The United States is still in the middle of the longest and deepest recession since the Depression of 1929. As unemployment seems to be stuck at close to 10% government tax revenues are down everywhere. The Federal government has borrowed some serious money from China. Some state governments are in serious trouble, teetering on the verge of bankruptcy. California has, at times, issued I.O.U.’s in lieu of payment.
It is times like these that the government looks around for creative ways to finance itself. It cannot forever continue to borrow money, for lenders get nervous when the debt is substantial. It can come up with additional taxes, perhaps hidden so they are less noticeable if it is willing to endure the ire of American taxpayers. Or government can close “loopholes” which translates into taking back discounts, privileges and exemptions.
As a member of a small Lodge that is filing for 501©3 tax status I have to wonder what would happen to American Freemasonry if the government removed all charitable and nonprofit status from it? No more 501©3 or other like exemptions, no more nonprofit status, no more special treatment. Of course if this were undertaken Freemasonry would not be the only target. Other like groups would suffer the same consequences as well as perhaps houses of worship.
If you think that is a far fetched idea that would never happen, then you need to know what has just happened to New Zealand Masons. After a year long battle New Zealand Freemasonry has given up fighting the government over the loss of its tax exempt status which it has held continuously since 1933.
Freemasons New Zealand appealed to the High Court last month, arguing that the Grand Lodge’s primary activities were “beneficial to the community” and therefore charitable.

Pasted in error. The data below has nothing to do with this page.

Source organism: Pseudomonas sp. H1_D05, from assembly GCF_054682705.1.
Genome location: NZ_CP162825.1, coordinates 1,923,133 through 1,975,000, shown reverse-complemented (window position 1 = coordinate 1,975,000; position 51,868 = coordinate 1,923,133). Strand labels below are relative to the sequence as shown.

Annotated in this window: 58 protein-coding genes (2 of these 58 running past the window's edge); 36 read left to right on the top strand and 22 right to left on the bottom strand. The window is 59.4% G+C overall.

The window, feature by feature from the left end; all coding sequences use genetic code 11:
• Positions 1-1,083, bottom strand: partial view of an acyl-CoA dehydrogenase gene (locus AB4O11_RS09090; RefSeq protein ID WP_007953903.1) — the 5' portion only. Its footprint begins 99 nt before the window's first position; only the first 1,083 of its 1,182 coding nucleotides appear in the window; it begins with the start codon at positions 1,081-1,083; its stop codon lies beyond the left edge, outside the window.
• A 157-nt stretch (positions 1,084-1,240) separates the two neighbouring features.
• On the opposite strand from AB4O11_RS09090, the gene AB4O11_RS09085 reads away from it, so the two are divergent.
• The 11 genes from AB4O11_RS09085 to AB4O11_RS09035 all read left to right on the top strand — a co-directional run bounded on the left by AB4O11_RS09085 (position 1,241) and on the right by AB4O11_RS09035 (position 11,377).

As well as directly charitable activities such as university scholarships (which the commission conceded were charitable), the lodge also teaches public speaking and lessons on ethics to its members, which it argued should also be considered charitable.
Acting for the Crown, Tania Warburton argued that many of the activities of the Grand Lodge were primarily for the benefit of its members, not the entire community. She said its membership, limited to men over the age of 21 who reached the rank of master mason, was too exclusive for a charity.
Judge Simon France rejected the Freemasons’ appeal. He concluded that the activities of the Grand Lodge, and freemasonry in general, “do not benefit the public other than indirectly and intangibly by seeking to produce members who are better citizens”.
Laurence Milton, the grand secretary for Freemasons New Zealand, said the decision meant the Grand Lodge would have to apply for separate charitable status for its Fund of Benevolence, which did most of its charitable work.
The administration and other activities of the Grand Lodge would now be subject to tax.
You can read the rest of that story here.
I can see it know. A high level prosecutor brings American Freemasons into court and charges them with primarily benefiting their own members. Furthermore he or she charges that most of these benefits do not apply to children or women.
Once the door is opened for the removal of tax exempt, nonprofit status from American Freemasonry it might also open the door for the filing of discrimination and Civil Rights suits because membership is only available to men. Now wouldn’t that be a bloody awful mess?